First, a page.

Domain walls in ferroelectrics are interface structures that separate volumes of differently oriented electrical polarization. As transition regions, their structural, functional and transport properties have long been expected to differ from domain interiors1,2,3. Nevertheless, Seidel et al.’s4 initial conducting atomic force microscopy (c-AFM) images, of dramatically enhanced conductivity at specific domain walls in BiFeO3, catalysed researchers to see domain walls afresh, as distinct pseudo two-dimensional functional materials. Domain wall conduction has now been seen in numerous ferroelectric systems (for example, BiFeO3 (refs 4, 5, 6), Pb(Zr,Ti)O3 (ref. 7), ErMnO3 (ref. 8), LiNbO3 (ref. 9), BaTiO3 (ref. 10, Ca,Sr)3Ti2O7 (ref. 11), Cu3B7O13Cl (R.G.P. McQuaid, private communication), (Bi0.9La0.1)FeO3 (ref. 12)) and initial concerns that currents were not necessarily genuinely associated with enhanced conductivity (instead arising from undetected domain wall movement for example) have now been firmly allayed. Since the domains themselves are comparatively insulating, domain walls represent isolated conducting channels, which confine currents into narrow sheets. Uniquely, applied fields can cause domain walls to be created or destroyed13,14, or moved from one point to another15,16,17. Such walls and their associated conduction can, therefore, be actively and dynamically deployed to make mobile nanoscale electrical connections, opening up the potential for novel domain-wall-based electronic devices18.

Unfortunately, the mechanisms associated with charge transport are not yet clear. There is an expectation that domain walls should have electronic band-structures that differ from domains19,20, but there is also clear evidence that stress and/or electrostatic interactions with charged point defects can be important5,8,9,10,11,12,21,22,23. Key carrier information is still lacking, as basic transport characterization studies within the walls have been limited. Specifically, carrier types, densities, mobilities and effective masses have not yet been determined. Undoubtedly, experimental difficulties in dealing with domain walls in defined electrical test geometries have been partly to blame, but such problems are not insurmountable, as will be discussed herein.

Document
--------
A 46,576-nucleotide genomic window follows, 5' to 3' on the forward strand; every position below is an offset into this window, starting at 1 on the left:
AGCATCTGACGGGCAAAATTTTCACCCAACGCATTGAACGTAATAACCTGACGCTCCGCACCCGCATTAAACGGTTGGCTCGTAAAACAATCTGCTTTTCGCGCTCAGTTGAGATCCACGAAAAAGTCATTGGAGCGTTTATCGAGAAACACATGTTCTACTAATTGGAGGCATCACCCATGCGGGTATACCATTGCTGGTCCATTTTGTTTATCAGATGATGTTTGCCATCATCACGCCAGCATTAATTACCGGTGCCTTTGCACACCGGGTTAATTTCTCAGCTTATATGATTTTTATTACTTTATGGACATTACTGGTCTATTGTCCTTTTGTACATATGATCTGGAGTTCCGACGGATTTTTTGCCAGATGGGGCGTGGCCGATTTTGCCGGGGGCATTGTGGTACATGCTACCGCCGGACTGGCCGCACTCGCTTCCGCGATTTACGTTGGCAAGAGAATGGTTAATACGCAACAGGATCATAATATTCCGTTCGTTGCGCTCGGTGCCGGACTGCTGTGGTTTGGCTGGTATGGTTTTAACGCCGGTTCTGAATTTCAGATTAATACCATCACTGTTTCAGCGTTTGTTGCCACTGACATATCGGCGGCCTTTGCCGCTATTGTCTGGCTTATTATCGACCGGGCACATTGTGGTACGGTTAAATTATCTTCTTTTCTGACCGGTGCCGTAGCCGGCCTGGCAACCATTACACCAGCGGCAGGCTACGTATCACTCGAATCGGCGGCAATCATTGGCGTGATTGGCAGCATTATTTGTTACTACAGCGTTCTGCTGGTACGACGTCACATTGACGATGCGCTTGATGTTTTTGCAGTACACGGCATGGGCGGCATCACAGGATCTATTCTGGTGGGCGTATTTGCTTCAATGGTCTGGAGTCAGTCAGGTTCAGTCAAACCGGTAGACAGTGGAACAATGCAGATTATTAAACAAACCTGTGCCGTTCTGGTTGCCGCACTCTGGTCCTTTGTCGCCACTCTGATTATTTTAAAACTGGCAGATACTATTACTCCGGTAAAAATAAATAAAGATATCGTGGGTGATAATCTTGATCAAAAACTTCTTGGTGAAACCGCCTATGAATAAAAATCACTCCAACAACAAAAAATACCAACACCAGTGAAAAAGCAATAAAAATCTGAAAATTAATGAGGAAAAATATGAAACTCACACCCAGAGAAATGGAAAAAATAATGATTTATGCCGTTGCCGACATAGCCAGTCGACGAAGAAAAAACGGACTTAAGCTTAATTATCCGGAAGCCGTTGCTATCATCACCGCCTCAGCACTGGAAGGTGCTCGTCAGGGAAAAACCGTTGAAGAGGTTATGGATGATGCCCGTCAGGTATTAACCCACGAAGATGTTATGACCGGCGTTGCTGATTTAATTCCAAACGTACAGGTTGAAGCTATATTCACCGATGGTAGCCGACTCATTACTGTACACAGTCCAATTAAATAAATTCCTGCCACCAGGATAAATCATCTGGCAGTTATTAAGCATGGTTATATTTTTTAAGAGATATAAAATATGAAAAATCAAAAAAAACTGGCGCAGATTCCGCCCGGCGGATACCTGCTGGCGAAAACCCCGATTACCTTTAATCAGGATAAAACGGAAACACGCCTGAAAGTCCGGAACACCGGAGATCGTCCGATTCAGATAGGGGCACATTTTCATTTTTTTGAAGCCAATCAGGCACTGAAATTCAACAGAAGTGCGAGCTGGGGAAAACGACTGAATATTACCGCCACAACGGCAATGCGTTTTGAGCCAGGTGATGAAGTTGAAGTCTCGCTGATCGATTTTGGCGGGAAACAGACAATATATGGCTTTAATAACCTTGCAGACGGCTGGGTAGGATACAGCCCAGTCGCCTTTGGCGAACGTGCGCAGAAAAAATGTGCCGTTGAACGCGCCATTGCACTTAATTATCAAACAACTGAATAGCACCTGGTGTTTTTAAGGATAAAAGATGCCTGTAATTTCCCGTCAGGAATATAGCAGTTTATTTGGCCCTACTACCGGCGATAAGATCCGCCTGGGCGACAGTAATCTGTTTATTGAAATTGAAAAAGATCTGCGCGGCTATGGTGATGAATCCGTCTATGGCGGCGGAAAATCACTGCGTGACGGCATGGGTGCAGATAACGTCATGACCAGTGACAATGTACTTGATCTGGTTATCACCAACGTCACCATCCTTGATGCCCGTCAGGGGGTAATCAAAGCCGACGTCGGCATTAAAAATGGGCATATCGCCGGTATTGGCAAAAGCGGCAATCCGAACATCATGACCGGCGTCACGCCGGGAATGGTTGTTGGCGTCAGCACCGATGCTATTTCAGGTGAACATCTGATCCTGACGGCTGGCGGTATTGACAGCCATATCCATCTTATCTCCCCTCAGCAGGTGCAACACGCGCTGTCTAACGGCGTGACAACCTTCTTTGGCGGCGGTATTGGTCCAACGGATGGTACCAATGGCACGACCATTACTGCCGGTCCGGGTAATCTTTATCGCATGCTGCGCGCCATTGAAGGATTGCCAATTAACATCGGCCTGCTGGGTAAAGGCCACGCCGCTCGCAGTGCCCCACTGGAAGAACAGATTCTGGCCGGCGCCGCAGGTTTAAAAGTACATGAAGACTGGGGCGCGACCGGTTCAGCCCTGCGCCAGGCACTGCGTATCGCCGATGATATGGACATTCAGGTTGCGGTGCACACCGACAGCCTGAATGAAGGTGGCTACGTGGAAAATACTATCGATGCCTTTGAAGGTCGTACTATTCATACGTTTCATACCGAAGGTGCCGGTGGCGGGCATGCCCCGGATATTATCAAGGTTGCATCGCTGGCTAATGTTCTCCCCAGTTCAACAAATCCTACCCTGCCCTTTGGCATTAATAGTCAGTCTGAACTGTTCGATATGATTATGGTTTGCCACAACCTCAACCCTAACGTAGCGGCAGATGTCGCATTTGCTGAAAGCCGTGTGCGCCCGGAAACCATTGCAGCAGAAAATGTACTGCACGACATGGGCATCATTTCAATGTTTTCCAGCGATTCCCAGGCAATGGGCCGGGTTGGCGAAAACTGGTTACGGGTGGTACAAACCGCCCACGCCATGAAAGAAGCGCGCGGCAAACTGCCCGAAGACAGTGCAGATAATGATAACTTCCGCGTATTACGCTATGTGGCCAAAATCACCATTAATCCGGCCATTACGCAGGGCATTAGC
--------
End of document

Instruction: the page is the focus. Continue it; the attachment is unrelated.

Several studies on domain wall conduction have noted the importance of polar discontinuities in determining or enhancing conduction5,8,9,10,11,12. The established model is that free charges in the ferroelectric matrix migrate to screen the near fields associated with polar discontinuities at ‘charged’ domain walls24,25. Abrupt changes in polarization result in near fields, associated with local distortion in the electronic band structure, which can attract free carriers of opposite polarity, if present, from the bulk material. It is expected that these free carriers both screen near fields and facilitate domain wall conduction. Supporting evidence has been seen in ErMnO3, for example, which is known to have acceptor dopant states in bulk and where conduction is only seen at tail-to-tail walls8. Indeed, targeted doping to increase the number density of acceptor states significantly increases conduction26.

Here we perform local measurement of the Hall effect on mobile charge carriers in domain walls using a novel scanning probe technique. We validate that conduction in tail-to-tail walls is associated with p-type carriers and use quantitative values of the Hall voltage to give an estimate of the carrier mobility and an upper estimate of carrier density.


Domain wall structure and characterization